Follow Me Where This Story is Going
The Meeting Place. ONE.
Charles Dickens was paid by the word when his works were serialized in magazines, and so the soap opera found breath, a cliff hanger in every issue. It was the best of times, it was the worst of times, he claimed. A cogent opening if there ever was one.
In the next weeks, a serial story will appear here and feature a rotation of characters who will meet in weeks hence. The mystery of how and when and why will reveal itself in due time. At this point, I have no earthly idea. All I know is that adventure, confusion, creation, despair, divination, dreams, expansion, failure, forgiveness, flux, gratitude, imagination, impatience, kin, loss, pride, rebellion, retribution, reverence, self-hood, surprise, travel, and wonder will abide. Death will come. Love will find a way.
I foresee each week’s entry as a shapely piece from the jigsaw of an expanding story. Each piece may also be read as a contemplation, a sensory experience in paying attention with no strings attached, a getaway.
Here’s the first entry from the forthcoming collection called The Meeting Place. In today’s offering, three characters are introduced. Let’s see what happens.
The bones of the rocking chair groaned as her youthful shoulder went limp, her chin dropping to her heart. The letter fluttered out of her hands just as she dipped into sleep. A whiff of wind fashioned the neighboring curtains into timid sails. Afternoons profited little these days unless she drifted. If the summer sounds over the ridge were reaching her, she was not listening but coasting into that other world, where she could dream beyond time. And if her heart was pointed in the right direction, maybe into the sphere of severed souls.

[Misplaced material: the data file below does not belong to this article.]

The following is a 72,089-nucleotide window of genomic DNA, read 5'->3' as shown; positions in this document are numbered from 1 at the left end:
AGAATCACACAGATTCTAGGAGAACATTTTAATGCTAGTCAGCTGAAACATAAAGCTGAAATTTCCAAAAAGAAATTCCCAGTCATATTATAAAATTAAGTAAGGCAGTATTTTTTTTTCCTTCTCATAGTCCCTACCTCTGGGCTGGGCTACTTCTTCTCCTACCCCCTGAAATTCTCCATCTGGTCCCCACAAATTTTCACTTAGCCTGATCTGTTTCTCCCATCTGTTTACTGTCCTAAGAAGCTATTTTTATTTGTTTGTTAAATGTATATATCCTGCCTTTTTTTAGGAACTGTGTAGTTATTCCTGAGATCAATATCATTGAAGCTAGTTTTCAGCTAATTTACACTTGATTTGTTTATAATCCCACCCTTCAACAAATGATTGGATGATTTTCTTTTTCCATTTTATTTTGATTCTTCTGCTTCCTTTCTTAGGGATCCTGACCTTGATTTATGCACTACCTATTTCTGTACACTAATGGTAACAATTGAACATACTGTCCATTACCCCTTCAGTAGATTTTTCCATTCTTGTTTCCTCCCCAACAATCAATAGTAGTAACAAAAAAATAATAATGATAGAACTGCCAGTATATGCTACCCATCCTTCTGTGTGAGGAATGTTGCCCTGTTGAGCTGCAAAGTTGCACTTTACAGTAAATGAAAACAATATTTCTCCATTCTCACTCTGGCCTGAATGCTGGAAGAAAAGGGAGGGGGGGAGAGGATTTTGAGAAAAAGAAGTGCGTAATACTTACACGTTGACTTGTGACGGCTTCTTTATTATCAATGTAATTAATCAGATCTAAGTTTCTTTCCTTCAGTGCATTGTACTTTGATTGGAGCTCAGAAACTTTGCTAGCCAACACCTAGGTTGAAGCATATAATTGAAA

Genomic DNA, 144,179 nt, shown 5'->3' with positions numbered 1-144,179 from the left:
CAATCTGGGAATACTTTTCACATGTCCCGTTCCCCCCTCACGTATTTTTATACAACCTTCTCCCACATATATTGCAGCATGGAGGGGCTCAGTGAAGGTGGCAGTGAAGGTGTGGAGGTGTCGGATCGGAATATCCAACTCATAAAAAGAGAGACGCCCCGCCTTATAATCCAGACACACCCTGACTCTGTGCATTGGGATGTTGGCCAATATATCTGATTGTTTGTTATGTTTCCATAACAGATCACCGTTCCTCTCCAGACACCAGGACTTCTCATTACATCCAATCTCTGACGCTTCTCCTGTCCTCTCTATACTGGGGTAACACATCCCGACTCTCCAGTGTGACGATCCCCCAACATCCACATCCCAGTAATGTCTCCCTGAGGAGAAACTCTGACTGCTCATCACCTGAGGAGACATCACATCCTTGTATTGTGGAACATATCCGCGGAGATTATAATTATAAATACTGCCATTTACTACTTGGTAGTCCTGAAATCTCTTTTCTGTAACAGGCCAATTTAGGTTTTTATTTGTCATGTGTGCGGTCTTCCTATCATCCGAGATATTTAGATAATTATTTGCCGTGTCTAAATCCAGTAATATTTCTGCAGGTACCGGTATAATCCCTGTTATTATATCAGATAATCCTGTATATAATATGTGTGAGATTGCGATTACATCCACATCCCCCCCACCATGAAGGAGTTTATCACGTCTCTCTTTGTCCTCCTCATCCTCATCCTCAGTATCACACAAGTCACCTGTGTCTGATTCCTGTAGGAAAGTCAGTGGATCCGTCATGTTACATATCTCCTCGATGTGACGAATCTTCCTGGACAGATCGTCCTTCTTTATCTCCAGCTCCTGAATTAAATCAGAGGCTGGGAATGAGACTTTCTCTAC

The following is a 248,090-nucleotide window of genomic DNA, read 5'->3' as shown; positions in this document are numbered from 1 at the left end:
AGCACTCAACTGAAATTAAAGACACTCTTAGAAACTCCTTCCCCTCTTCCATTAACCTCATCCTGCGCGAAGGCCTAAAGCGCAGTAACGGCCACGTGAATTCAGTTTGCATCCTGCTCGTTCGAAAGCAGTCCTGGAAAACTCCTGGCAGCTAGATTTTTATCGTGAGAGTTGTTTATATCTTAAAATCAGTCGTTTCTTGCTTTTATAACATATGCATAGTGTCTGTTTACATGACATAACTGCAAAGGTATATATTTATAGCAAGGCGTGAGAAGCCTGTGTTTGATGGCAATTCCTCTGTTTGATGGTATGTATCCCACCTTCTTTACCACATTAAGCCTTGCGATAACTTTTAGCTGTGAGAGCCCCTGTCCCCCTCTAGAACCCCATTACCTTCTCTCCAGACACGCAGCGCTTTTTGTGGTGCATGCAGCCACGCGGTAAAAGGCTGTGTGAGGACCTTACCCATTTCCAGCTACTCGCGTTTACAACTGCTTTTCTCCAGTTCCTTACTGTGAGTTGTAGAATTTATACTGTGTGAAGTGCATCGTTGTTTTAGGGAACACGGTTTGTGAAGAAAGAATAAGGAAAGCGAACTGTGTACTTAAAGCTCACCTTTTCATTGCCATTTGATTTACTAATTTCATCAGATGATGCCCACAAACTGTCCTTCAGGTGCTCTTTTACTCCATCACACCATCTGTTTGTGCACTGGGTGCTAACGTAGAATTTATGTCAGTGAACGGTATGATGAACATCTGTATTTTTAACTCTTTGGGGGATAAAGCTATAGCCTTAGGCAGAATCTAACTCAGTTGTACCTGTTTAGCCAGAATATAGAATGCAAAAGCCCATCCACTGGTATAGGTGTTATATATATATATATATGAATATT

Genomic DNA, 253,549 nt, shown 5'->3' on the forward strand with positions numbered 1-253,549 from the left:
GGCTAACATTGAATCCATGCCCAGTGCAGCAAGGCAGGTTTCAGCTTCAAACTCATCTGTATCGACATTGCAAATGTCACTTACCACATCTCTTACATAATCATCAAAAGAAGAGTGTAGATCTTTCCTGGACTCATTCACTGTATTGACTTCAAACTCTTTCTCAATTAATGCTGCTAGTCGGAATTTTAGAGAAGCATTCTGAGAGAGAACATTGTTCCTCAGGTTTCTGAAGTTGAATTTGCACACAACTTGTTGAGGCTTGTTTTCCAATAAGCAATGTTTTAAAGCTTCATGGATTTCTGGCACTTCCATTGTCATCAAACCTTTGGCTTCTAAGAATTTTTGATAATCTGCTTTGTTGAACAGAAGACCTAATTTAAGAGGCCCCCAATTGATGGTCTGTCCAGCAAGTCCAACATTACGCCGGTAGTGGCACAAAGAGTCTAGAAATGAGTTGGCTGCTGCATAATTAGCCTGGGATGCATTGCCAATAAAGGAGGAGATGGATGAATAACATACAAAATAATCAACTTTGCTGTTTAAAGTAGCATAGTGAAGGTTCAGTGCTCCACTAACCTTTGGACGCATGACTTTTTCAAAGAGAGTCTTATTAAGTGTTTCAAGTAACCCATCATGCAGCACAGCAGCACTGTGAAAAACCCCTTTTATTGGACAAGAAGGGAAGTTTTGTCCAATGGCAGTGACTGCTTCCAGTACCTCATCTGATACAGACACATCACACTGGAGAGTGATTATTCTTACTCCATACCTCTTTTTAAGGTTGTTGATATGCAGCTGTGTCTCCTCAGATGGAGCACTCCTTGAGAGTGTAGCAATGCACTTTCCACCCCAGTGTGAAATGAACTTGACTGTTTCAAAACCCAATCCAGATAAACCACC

Swift went the current, yet she needed to cross. Without rope or limb or friendly shore. What had her mother told her? Upstream. What had her father said? Down. No room for an argument between advice gone dry.
The water had never been higher — such a snow pack this year. What she needed was hidden in the old willow hugging the other bank. She knew it as did the curve in the stream that held the tangled roots and thus the trunk and limbs and branches and the sheltered hollow. And she was done with her fear of it — the water, that is.
This was the place. Time to fly. She fluttered across in the bones of a common song thrush and perched on a branch that stretched out over the whooshing rapids bursting any hope she had of seeing the reflection of her wings. Her ego, still alive in such a small creature, caught her off-guard.
A couple hops and she was close enough to peck at the scroll. She’d have to transfigure to reach for it, but a little lower to the ground. For now, she fluffed her feathers above the spray of the rapids and surprised herself when she started to sing.
So much had frightened her as a child. The shadows of the forest’s edge, the indigo shapes and rumbles of distant thunder. The screams of rabbits, the gutted goats, the men’s laughter when it turned ugly and sounded nearby.
All the fears she overcame — until her body went to curves and the bleeding began. She set her jaw and boxed her shoulders. Headaches pursued her but nothing could weaken her leathery will, a loveless construction more reptile than human. That was until The Meeting Place. Never would her voice speak of the meager possibility of its existence. She had taken a vow of silence. Others would have to tell what she could not.
Next week, The Meeting Place. TWO.